THE BRITISH TOXICOLOGY SOCIETY

I'm an undergraduate or postgraduate

Graduates with a suitable undergraduate or postgraduate qualification in toxicology may choose to study for a research degree (PhD or MPhil) at one of the many universities and research establishments which specialise in toxicology and related fields of study (e.g. pharmacology, drug safety, biochemistry or molecular biology). Although a PhD is not essential for a successful career in toxicology, studying for PhD does allow you to develop lots of fundamental skills, such as how to plan and execute complicated experiments that test your hypotheses, and how to critically evaluate the work of other scientists. These are skills that employers often look for when recruiting toxicologists.

Most of the time PhD studentships are advertised with a small grant (called a stipend) which covers university fees, laboratory fees and provides a reasonable amount of money for your living costs. There are usually lots of applicants for each PhD studentship, so it’s worth making an effort with your application form, and also reading up on the subject of the PhD. if you get invited to an interview.
 
The FindAPhD.com and Jobs.ac.uk websites provide a useful list of currently available PhD studentships. 
 

 

For those seeking specialist training in environmental or ecotoxicology, diplomas in subjects such as pollution science, pesticide science or waste management are also available.

I’m an undergraduate with a relevant first degree, how can I become a toxicologist?

Having completed a relevant first degree, some graduates chose to gain experience in toxicology by working in a research laboratory or in regulatory services at industrial or government establishments. However, postgraduate study can focus your skills as a toxicologist, which may be more desirable to employers. Postgraduate qualifications can also improve your career progression as a toxicologist. Therefore, many graduates decide to further specialise in toxicology through one of the full- or part-time postgraduate courses. Toxicology may be taught as a single subject, or combined with a second discipline such as forensic science or analytical chemistry. This type of course often leads to the qualification of MSc.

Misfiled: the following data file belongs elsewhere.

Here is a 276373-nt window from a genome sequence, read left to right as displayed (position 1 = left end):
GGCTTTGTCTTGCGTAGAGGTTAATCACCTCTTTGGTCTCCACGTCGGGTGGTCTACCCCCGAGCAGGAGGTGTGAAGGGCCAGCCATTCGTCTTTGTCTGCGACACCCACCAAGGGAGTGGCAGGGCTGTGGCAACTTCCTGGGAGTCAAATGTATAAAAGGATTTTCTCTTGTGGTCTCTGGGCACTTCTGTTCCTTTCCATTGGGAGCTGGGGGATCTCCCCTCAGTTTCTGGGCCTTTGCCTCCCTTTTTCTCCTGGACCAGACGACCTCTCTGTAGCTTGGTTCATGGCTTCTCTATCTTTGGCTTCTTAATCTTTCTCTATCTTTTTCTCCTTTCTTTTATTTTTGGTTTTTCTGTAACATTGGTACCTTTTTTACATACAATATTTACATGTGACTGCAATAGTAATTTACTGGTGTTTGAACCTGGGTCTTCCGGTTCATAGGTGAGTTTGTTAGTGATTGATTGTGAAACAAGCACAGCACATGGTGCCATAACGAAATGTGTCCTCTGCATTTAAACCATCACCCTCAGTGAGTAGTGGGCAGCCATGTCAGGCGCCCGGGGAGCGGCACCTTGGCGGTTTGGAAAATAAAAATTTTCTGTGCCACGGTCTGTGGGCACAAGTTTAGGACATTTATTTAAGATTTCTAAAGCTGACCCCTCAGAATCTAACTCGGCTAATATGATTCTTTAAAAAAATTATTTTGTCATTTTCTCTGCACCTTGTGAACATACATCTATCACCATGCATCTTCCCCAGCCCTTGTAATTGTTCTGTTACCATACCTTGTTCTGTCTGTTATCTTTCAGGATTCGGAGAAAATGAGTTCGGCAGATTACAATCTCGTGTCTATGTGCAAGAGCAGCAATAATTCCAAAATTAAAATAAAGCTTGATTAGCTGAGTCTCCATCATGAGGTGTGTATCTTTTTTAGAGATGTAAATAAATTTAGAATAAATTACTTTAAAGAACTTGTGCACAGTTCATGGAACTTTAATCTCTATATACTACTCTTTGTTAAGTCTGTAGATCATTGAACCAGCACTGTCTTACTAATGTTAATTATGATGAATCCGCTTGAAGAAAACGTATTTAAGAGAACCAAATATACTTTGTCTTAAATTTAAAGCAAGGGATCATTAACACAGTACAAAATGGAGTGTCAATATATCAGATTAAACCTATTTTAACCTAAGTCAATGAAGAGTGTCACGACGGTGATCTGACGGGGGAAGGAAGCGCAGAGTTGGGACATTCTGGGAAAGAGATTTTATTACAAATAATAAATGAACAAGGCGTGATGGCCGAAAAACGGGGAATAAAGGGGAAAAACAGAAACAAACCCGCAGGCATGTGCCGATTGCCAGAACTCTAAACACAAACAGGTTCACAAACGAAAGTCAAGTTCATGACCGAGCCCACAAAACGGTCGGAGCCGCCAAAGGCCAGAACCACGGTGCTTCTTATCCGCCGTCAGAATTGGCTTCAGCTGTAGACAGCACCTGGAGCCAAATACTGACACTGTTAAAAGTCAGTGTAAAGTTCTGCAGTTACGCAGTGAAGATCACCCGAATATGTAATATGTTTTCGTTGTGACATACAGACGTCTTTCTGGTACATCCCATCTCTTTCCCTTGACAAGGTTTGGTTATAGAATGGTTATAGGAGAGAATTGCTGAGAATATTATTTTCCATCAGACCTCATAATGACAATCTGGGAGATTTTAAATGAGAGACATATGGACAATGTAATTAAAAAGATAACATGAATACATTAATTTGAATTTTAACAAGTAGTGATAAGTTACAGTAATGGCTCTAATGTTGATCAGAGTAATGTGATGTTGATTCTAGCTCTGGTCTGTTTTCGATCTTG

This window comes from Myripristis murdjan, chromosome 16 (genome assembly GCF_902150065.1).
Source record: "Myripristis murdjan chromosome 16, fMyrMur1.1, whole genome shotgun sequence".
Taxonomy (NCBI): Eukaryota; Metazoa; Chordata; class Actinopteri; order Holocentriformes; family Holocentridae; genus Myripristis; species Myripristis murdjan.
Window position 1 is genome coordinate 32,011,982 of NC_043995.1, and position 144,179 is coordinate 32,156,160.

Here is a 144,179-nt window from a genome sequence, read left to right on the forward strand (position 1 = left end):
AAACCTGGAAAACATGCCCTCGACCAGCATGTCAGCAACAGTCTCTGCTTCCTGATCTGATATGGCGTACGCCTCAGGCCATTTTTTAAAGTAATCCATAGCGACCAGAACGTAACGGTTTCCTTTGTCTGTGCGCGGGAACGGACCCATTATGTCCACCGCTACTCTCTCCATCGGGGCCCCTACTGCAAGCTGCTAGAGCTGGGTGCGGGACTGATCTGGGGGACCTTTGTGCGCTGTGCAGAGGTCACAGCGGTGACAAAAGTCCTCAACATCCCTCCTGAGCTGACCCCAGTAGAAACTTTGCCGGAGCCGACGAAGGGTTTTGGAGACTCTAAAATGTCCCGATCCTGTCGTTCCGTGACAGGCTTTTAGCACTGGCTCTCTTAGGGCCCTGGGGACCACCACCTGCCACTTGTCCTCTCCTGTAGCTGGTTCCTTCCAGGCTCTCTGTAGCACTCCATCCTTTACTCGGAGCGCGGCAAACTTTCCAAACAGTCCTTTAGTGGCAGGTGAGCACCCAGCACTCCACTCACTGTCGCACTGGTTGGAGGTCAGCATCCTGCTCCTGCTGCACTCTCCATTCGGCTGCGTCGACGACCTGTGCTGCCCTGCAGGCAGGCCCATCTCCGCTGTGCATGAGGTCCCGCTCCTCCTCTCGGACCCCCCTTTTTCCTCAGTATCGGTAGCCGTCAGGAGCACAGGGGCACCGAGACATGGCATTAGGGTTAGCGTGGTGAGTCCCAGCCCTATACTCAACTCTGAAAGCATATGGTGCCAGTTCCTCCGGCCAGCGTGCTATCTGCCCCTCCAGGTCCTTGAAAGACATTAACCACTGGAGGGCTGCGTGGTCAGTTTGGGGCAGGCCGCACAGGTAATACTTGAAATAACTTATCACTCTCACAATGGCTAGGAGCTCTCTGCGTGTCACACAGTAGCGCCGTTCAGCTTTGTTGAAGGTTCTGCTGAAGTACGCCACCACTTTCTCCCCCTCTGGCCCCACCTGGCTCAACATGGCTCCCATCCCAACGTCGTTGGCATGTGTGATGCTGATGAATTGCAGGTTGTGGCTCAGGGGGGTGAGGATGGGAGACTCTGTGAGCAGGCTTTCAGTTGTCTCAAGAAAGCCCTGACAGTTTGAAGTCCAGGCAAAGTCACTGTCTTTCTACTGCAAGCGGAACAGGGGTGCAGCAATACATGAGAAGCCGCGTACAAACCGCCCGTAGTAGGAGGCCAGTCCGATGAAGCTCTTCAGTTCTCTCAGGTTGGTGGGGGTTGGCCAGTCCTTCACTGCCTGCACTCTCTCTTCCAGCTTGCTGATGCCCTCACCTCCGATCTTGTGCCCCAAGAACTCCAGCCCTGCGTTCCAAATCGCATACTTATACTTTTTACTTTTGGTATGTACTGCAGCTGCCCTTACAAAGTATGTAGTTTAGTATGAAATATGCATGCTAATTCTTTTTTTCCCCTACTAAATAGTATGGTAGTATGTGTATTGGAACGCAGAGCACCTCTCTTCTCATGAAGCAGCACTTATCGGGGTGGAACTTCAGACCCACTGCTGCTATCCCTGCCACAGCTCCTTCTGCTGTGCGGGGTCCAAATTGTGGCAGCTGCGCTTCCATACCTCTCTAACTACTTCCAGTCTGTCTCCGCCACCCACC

You may find links to suitable postgraduate toxicology courses on the UKPass website and FindAMasters.com

 

Toxicology also forms a large component of courses in public health, occupational hygiene and in the postgraduate training of occupational health workers. These professionals may work more closely with individuals to give advice on the health effects of chemical exposure.  

I'm in school or college

Toxicology can be studied as part of many undergraduate degree courses, often in combination with other relevant subjects such as biochemistry or pharmacology. However, since toxicology incorporates many scientific disciplines, a degree in another relevant subject, such as chemistry, biochemistry, pharmacology, pharmacy, medicine, medical science, veterinary medicine or environmental sciences, can provide an excellent basis for a career as a toxicologist.

If you’re planning to study toxicology as an MSc, and are concerned that your choice of undergraduate degree course may be unsuitable, it would be worth discussing this with university admissions tutors, since they may be able to advise on the suitability of their course as a basis for further study in toxicology. It may also be helpful speak to admissions tutors for MSc Toxicology courses since they may be able to provide advice that helps you decide on a relevant first degree course.
 
The UKAS website provides details of the available undergraduate courses (try a subject search for ‘Toxicology’). 

I already work in toxicology

If you do not already hold an undergraduate or postgraduate qualification in toxicology, it may hone your skills to study for an MSc degree. Although most courses are full-time, several universities offer part-time courses. Some employers might allow you time to study for a part-time course and may even provide some funding.

As a toxicologist, it is important to continue to update and extend your understanding of the science. Individuals can pursue a programme of Continuing Professional Development (CPD), such as that offered by the British Toxicology Society, or work towards registration as a toxicologist (The UK Register of Toxicologists and European Register of Toxicologist), which is seen as a significant milestone in the career for many toxicologists.
 
There are also several advanced qualifications in toxicology, such as the International Diploma in Toxicology offered by the Institute of Biology, the Diploma in Toxicology from the Royal College of Pathologists (DipRCPath), or the Diploma of the American Board of Toxicology (DABT).

I'm an undergraduate, postgraduate or postdoc

Many employers choose to advertise toxicologist job vacancies on the BTS website. BTS Members receive e-mail alerts when new jobs are posted on the website. It’s also worth checking out other jobs websites, such as Jobs.ac.uk

As a member of the Society, attending BTS Conferences may also give you the opportunities to speak to potential new employers. 

Key Skills for Toxicologists

Essential Skills:

  • A reasonable understanding of chemistry and chemical structures 
  •  Sound understanding of biochemistry and physiology.
  •  Good communication skills, both in communication detailed science to other scientists, but also in communicating advice, based on complicated science, to non scientist

Desirable Skills:

  • Innovative and creative